‘is this and yes’
Many MBV titles are meaningless but they usually make some kind of sense. An ominous gap may be exclusive to my download so I won’t over-analyse. The gap makes sense if we are to divide the album into thirds. The title may suggest something existed before and after its content – what ‘is this’? What is the question that is answered with ‘yes’? This is the part of the album that sounds most like Stereolab interlude though it is a tad long to be a mere interlude. The title might be explained by the words but I’m not sure there are any. Quite a mysterious little track that doesn’t seem to even feature a guitar as far as I can hear. Whether this sounded like Stereolab as they existed in the mid 90s is unclear, but what is clear is that this track heralds in a new sonic landscape to the MBV canon. Is this progression going to continue in the second third of the album?

‘if i am’
More new sounds. This time a distorted wah-wah that might have allowed this track to fit on to a Kevin Shields solo album around the time of his ‘Lost in Translation’ work. However, for all the joy of a new sound we seem to be developing a line and length approach to the pace of the tracks. This song seems to chug along at much the same pace as ‘only tomorrow’ and ‘who sees you’. Of course Oasis’ debut chugged along at a metronomical pace but there the Britpop links must end. Instead, this sounds like Echo Lake or The History of Apple Pie could have included a version on their recent albums and the original author never be discovered. After a couple of minutes this listener found himself asking ‘is that it?’ It seems it really is it and that I should just let my guard down and enjoy it for all its classic MBV broken walkman stylings. That broken walkman reference has certainly been used before, possibly about ‘Loveless’.

‘new you’
Dated like ‘Soon’ by the time ‘Loveless had appeared? This would be fine as a ‘Lost Tapes’ track but not really on a new album. A kind of MBV-lite go pop. Comparing it to The Farm as I read elsewhere seems to go a bit too far but maybe it is not too cruel to suggest that this lighter track may have paved the way for a Bilinda Butcher solo career had it appeared sooner than 2013. What makes this track irk? The warm fuzz has been reigned in. This would now not seem out of place on the weaker major label Cocteau Twins albums but in a more tidied up form. Might this have sat comfortably next to a less commercial Pulp had it arrived on schedule? It certainly could suit a Jarvis vocal. Now we pause to see if anything emerges on further listens…no, definitely a bit dull. It suggests that they may have had to come up with something that Island might have wanted to release. It fails. It’s saving grace is that it acts as a good counterpoint to all the fuzz. It signs of the predictable section of the album and leads us into the considerably more gory final third.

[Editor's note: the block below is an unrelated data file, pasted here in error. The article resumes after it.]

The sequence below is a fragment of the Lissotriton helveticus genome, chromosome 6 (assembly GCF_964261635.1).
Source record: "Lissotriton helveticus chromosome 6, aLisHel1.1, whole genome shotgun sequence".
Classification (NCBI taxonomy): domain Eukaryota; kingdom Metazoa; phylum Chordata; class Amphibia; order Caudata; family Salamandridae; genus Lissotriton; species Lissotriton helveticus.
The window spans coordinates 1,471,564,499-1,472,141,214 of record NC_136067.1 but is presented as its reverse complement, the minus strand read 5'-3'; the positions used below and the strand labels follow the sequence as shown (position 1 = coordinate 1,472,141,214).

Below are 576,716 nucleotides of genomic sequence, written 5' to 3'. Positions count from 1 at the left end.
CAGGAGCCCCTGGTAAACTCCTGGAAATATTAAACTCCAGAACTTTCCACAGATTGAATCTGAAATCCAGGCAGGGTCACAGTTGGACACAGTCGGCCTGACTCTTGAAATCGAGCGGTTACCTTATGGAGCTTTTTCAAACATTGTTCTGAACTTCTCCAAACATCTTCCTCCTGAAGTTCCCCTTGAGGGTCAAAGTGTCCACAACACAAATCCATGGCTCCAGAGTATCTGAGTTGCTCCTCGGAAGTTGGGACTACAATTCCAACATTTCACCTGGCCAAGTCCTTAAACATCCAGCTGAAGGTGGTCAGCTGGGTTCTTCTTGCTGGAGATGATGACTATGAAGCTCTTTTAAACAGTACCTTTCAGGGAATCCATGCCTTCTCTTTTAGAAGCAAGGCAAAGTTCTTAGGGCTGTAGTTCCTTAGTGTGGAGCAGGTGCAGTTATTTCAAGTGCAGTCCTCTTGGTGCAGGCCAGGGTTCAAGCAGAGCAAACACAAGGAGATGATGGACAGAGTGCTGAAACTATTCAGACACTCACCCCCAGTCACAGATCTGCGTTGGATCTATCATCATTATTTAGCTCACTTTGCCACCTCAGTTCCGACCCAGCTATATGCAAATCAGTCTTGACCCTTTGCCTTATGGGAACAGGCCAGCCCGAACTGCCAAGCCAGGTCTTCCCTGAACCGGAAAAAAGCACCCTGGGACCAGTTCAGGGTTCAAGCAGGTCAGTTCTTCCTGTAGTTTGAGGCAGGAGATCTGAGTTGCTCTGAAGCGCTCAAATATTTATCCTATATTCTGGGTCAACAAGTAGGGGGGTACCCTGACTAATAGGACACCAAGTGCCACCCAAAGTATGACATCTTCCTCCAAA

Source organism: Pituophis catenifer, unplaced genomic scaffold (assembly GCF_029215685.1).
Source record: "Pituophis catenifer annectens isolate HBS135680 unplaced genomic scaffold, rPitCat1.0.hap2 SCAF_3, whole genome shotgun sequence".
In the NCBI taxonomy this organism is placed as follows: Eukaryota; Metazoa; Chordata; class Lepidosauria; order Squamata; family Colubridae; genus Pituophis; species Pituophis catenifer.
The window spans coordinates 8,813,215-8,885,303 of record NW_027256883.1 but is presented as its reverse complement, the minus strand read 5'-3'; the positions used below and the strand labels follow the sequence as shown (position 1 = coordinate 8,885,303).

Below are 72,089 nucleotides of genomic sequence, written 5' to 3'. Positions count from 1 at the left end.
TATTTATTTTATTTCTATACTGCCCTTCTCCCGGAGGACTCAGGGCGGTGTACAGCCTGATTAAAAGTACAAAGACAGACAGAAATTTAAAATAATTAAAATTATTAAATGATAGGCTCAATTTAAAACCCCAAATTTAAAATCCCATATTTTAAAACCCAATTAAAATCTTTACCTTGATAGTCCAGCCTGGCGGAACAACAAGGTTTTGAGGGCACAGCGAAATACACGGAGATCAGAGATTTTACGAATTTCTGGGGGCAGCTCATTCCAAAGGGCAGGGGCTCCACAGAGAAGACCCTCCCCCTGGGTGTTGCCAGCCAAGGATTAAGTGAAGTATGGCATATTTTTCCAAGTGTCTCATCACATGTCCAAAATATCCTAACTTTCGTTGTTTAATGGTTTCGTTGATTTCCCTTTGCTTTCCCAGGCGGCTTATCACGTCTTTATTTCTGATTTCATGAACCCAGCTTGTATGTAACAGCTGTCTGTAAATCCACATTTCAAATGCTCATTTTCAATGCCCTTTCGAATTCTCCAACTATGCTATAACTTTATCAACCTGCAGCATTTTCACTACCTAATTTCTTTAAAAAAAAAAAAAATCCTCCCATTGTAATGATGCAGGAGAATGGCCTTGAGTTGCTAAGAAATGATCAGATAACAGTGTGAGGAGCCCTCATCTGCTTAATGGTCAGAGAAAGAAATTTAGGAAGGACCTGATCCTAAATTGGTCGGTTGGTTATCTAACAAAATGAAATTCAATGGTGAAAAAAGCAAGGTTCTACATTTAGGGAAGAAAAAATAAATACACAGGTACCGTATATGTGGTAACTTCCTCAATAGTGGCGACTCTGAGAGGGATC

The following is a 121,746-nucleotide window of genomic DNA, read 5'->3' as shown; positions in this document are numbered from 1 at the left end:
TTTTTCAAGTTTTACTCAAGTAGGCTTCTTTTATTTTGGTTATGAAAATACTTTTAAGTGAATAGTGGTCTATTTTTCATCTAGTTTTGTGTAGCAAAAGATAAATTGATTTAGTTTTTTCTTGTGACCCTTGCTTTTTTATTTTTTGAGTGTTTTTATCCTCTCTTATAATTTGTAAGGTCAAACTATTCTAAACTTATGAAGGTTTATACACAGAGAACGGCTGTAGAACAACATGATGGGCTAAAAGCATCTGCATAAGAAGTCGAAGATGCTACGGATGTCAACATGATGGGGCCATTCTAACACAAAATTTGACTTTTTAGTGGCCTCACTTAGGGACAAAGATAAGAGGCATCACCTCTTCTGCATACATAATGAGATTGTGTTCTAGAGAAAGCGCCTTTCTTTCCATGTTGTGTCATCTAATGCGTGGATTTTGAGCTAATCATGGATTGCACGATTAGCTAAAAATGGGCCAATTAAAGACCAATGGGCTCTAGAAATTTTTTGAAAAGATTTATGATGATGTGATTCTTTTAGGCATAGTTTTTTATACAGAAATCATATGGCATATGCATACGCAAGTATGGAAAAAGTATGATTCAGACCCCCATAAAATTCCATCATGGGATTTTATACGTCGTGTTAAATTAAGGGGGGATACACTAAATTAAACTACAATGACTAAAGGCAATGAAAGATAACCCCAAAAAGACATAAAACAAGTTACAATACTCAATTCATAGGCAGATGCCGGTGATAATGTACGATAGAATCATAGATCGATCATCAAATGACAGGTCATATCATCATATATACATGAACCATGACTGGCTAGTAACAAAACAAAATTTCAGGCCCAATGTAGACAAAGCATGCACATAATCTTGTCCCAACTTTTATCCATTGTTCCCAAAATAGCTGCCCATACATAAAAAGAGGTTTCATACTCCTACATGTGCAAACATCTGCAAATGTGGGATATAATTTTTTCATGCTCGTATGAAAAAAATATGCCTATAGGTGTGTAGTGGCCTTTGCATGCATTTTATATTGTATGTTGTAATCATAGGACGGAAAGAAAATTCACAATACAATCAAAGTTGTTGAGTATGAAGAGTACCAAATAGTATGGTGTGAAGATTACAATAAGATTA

‘in another way’
Distortion, that familiar Beatlesey drum loop, grinding sounds at the higher end and we’re off. This track feels like another era of the group altogether compared with the first 6 tracks. This and what follows feels like it belongs together with other similarly confrontational material while the rest of the album was almost an attempt to produce something Island could handle. This track has a beautiful chopping rhythm mixed with slightly dated keyboard sounds. This is the beautiful noise that we craved. This instantly puts cynicism at rest. This is what Paul Weller thinks his last album sounds like. It doesn’t. Noel Gallagher will have become instantly jealous of this sound too. Countless shoegazey bands, both past and present (should the present wave be described as Shoegazi?), have tried to capture this sound. Those from the past will be envious while those from the present may now go back to college. Really, what this song does is fairly simple and is not as earth shatteringly profound as these words may suggest it is. However, we can be sure that the emergence of this melody was not simple as it took 20 years to arrive. Still, making the complex sound simple and the simple sound complex is another great trait to My Bloody Valentine that always left mere imitators seeming laboured in comparison.